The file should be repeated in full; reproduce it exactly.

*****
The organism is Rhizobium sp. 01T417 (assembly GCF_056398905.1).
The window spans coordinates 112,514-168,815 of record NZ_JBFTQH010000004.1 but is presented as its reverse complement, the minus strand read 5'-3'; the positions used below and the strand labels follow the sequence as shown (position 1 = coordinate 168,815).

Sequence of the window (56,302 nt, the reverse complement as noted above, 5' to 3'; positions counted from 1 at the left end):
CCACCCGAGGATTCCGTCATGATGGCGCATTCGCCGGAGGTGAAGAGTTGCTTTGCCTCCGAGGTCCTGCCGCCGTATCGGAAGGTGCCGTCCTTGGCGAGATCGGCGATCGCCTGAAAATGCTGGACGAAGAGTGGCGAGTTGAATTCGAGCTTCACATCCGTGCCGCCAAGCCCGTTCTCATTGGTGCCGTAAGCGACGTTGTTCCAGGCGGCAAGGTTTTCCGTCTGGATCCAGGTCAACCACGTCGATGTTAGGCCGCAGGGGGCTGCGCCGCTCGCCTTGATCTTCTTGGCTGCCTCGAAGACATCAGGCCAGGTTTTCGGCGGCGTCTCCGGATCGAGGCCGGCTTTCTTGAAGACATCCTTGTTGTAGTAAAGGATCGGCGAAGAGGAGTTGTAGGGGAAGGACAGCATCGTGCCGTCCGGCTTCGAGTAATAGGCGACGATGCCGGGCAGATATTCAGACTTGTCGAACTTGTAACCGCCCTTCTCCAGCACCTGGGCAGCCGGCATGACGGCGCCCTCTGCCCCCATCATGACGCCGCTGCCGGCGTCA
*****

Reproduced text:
The organism is Rhizobium sp. 01T417 (assembly GCF_056398905.1).
The window spans coordinates 112,514-168,815 of record NZ_JBFTQH010000004.1 but is presented as its reverse complement, the minus strand read 5'-3'; the positions used below and the strand labels follow the sequence as shown (position 1 = coordinate 168,815).

Sequence of the window (56,302 nt, the reverse complement as noted above, 5' to 3'; positions counted from 1 at the left end):
CCACCCGAGGATTCCGTCATGATGGCGCATTCGCCGGAGGTGAAGAGTTGCTTTGCCTCCGAGGTCCTGCCGCCGTATCGGAAGGTGCCGTCCTTGGCGAGATCGGCGATCGCCTGAAAATGCTGGACGAAGAGTGGCGAGTTGAATTCGAGCTTCACATCCGTGCCGCCAAGCCCGTTCTCATTGGTGCCGTAAGCGACGTTGTTCCAGGCGGCAAGGTTTTCCGTCTGGATCCAGGTCAACCACGTCGATGTTAGGCCGCAGGGGGCTGCGCCGCTCGCCTTGATCTTCTTGGCTGCCTCGAAGACATCAGGCCAGGTTTTCGGCGGCGTCTCCGGATCGAGGCCGGCTTTCTTGAAGACATCCTTGTTGTAGTAAAGGATCGGCGAAGAGGAGTTGTAGGGGAAGGACAGCATCGTGCCGTCCGGCTTCGAGTAATAGGCGACGATGCCGGGCAGATATTCAGACTTGTCGAACTTGTAACCGCCCTTCTCCAGCACCTGGGCAGCCGGCATGACGGCGCCCTCTGCCCCCATCATGACGCCGCTGCCGGCGTCA